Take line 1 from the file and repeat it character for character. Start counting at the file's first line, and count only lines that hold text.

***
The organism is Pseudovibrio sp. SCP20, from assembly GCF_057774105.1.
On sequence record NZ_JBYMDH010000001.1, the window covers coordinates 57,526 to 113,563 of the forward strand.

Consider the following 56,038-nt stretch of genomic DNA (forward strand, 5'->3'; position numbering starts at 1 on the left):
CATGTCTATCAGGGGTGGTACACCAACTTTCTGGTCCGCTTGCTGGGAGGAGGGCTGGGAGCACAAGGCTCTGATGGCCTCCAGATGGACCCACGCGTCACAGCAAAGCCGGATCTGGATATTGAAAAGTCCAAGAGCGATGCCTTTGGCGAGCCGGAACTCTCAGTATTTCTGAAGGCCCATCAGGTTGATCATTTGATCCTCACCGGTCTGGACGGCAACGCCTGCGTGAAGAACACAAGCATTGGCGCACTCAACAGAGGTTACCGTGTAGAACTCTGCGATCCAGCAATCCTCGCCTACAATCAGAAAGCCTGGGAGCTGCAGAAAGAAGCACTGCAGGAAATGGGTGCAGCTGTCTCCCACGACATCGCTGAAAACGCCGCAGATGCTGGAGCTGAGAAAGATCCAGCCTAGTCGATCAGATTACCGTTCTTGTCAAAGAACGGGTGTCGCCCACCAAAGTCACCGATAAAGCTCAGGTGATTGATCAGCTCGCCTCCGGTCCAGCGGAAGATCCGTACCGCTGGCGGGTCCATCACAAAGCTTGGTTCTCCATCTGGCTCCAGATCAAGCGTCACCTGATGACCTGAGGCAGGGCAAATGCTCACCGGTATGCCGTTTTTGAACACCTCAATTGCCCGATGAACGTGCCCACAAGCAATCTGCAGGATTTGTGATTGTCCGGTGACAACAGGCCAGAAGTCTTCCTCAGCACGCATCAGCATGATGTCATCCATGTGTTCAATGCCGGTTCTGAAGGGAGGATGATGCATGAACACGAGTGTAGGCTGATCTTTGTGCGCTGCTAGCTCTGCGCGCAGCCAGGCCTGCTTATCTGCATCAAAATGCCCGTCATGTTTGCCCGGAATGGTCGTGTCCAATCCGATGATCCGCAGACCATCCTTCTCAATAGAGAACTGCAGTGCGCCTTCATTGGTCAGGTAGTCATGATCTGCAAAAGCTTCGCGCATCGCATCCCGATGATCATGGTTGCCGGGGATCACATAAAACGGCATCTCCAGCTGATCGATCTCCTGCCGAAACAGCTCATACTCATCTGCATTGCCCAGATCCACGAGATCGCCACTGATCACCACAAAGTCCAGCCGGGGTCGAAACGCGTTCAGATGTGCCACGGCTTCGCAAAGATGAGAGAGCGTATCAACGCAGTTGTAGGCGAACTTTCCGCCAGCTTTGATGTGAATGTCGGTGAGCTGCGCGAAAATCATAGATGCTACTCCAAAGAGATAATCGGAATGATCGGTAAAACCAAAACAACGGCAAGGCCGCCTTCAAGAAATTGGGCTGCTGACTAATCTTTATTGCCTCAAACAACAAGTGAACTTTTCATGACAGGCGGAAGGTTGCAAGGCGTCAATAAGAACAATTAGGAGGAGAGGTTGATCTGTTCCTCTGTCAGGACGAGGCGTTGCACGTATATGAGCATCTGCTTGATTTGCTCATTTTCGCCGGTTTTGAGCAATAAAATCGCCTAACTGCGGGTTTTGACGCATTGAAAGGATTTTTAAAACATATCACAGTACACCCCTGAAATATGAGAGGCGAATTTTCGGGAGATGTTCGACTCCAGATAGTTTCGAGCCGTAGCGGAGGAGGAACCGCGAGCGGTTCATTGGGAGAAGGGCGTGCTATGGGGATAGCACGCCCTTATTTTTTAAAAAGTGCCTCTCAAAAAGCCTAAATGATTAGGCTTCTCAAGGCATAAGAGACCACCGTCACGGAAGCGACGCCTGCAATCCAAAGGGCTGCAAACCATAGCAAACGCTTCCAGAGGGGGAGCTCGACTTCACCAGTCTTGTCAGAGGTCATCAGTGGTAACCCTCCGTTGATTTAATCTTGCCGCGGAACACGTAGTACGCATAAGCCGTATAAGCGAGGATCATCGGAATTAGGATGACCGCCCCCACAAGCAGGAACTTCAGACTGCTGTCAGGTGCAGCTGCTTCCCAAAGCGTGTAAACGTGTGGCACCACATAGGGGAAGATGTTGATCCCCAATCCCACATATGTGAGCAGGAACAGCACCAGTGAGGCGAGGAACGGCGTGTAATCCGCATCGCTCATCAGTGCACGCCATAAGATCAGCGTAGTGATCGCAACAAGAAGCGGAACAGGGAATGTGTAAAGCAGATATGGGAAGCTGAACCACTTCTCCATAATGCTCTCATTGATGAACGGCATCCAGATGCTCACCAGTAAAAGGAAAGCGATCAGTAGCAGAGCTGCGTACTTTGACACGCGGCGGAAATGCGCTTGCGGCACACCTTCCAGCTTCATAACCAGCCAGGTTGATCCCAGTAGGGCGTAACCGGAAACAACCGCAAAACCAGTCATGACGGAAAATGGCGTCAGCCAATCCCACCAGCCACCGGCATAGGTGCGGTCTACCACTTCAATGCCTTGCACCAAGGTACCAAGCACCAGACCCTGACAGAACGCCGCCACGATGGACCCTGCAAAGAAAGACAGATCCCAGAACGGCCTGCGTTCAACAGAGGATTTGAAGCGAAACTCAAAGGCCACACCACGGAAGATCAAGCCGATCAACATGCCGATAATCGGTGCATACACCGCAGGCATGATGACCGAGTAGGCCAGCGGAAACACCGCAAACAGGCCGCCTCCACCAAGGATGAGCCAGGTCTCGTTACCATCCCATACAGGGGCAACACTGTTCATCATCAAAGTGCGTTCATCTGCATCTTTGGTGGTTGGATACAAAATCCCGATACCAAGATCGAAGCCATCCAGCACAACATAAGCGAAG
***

The organism is Pseudovibrio sp. SCP20, from assembly GCF_057774105.1.